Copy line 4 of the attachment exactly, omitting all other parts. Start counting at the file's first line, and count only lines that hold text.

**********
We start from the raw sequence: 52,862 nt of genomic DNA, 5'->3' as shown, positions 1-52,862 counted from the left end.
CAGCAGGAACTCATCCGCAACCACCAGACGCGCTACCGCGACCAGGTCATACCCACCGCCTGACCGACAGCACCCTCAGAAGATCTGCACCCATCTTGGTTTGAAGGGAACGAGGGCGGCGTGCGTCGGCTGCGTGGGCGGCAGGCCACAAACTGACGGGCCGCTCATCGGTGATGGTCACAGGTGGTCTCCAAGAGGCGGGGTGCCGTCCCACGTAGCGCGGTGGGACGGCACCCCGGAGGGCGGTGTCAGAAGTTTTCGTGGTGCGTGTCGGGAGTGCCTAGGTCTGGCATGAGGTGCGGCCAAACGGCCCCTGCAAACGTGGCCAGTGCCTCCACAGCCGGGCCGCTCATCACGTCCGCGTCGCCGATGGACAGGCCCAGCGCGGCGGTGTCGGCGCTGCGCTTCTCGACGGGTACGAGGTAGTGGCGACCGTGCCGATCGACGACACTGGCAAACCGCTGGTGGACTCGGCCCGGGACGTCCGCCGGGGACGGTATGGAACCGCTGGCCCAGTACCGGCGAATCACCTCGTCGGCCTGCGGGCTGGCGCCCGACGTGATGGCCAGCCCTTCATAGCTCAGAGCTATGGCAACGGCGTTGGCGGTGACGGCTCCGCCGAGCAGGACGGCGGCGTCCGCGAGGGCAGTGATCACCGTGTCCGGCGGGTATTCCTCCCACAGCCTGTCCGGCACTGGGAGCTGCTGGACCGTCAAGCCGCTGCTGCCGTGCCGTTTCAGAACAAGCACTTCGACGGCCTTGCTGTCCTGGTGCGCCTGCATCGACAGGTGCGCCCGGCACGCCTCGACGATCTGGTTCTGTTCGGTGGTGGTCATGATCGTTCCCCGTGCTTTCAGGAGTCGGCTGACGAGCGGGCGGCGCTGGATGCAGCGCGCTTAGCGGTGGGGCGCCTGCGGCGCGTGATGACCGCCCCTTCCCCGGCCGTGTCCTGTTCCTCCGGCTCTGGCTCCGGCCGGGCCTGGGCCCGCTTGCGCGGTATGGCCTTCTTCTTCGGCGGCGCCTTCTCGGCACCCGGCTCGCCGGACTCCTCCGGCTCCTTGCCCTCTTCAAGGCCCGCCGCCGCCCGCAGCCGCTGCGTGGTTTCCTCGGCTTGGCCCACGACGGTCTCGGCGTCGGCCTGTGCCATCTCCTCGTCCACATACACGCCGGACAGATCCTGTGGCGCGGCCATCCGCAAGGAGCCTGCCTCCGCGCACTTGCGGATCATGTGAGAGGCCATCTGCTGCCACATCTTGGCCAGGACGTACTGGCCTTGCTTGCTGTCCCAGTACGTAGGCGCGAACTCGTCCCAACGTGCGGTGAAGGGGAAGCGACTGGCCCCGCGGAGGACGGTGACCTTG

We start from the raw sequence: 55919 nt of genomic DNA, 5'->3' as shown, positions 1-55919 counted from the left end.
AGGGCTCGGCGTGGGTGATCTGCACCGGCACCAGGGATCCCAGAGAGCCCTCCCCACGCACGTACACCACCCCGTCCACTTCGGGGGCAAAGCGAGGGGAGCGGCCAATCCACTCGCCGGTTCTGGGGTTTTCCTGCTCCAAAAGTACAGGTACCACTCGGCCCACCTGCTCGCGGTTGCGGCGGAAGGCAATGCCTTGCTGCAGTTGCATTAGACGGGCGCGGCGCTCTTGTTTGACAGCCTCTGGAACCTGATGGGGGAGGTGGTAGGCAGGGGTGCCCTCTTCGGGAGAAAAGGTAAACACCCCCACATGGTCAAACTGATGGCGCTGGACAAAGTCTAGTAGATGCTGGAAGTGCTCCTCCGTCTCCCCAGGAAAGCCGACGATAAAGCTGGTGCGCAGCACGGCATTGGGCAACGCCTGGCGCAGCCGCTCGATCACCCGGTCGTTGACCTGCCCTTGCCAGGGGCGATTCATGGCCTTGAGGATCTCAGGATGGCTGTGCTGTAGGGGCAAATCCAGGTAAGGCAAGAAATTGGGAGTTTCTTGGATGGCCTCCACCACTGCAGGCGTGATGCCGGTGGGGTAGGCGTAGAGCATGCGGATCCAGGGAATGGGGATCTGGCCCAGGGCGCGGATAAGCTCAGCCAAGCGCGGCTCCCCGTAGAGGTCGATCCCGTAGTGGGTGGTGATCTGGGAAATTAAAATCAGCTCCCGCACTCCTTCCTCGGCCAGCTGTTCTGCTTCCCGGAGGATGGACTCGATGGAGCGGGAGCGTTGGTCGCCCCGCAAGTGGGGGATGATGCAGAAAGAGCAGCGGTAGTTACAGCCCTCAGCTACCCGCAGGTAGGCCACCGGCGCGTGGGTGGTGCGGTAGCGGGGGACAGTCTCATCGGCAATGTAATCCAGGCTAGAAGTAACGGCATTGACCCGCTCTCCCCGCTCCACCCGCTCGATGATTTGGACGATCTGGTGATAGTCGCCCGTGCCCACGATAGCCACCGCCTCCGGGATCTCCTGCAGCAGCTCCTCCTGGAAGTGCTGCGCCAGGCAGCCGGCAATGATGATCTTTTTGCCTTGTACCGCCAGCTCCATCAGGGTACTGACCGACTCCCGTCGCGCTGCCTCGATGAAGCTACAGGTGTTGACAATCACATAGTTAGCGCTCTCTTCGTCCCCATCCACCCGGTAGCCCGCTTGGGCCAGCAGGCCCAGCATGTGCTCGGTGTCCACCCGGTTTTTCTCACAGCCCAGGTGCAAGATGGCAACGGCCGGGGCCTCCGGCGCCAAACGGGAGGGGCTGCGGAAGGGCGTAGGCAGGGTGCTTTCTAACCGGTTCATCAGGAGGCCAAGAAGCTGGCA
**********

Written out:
AGGGCTCGGCGTGGGTGATCTGCACCGGCACCAGGGATCCCAGAGAGCCCTCCCCACGCACGTACACCACCCCGTCCACTTCGGGGGCAAAGCGAGGGGAGCGGCCAATCCACTCGCCGGTTCTGGGGTTTTCCTGCTCCAAAAGTACAGGTACCACTCGGCCCACCTGCTCGCGGTTGCGGCGGAAGGCAATGCCTTGCTGCAGTTGCATTAGACGGGCGCGGCGCTCTTGTTTGACAGCCTCTGGAACCTGATGGGGGAGGTGGTAGGCAGGGGTGCCCTCTTCGGGAGAAAAGGTAAACACCCCCACATGGTCAAACTGATGGCGCTGGACAAAGTCTAGTAGATGCTGGAAGTGCTCCTCCGTCTCCCCAGGAAAGCCGACGATAAAGCTGGTGCGCAGCACGGCATTGGGCAACGCCTGGCGCAGCCGCTCGATCACCCGGTCGTTGACCTGCCCTTGCCAGGGGCGATTCATGGCCTTGAGGATCTCAGGATGGCTGTGCTGTAGGGGCAAATCCAGGTAAGGCAAGAAATTGGGAGTTTCTTGGATGGCCTCCACCACTGCAGGCGTGATGCCGGTGGGGTAGGCGTAGAGCATGCGGATCCAGGGAATGGGGATCTGGCCCAGGGCGCGGATAAGCTCAGCCAAGCGCGGCTCCCCGTAGAGGTCGATCCCGTAGTGGGTGGTGATCTGGGAAATTAAAATCAGCTCCCGCACTCCTTCCTCGGCCAGCTGTTCTGCTTCCCGGAGGATGGACTCGATGGAGCGGGAGCGTTGGTCGCCCCGCAAGTGGGGGATGATGCAGAAAGAGCAGCGGTAGTTACAGCCCTCAGCTACCCGCAGGTAGGCCACCGGCGCGTGGGTGGTGCGGTAGCGGGGGACAGTCTCATCGGCAATGTAATCCAGGCTAGAAGTAACGGCATTGACCCGCTCTCCCCGCTCCACCCGCTCGATGATTTGGACGATCTGGTGATAGTCGCCCGTGCCCACGATAGCCACCGCCTCCGGGATCTCCTGCAGCAGCTCCTCCTGGAAGTGCTGCGCCAGGCAGCCGGCAATGATGATCTTTTTGCCTTGTACCGCCAGCTCCATCAGGGTACTGACCGACTCCCGTCGCGCTGCCTCGATGAAGCTACAGGTGTTGACAATCACATAGTTAGCGCTCTCTTCGTCCCCATCCACCCGGTAGCCCGCTTGGGCCAGCAGGCCCAGCATGTGCTCGGTGTCCACCCGGTTTTTCTCACAGCCCAGGTGCAAGATGGCAACGGCCGGGGCCTCCGGCGCCAAACGGGAGGGGCTGCGGAAGGGCGTAGGCAGGGTGCTTTCTAACCGGTTCATCAGGAGGCCAAGAAGCTGGCA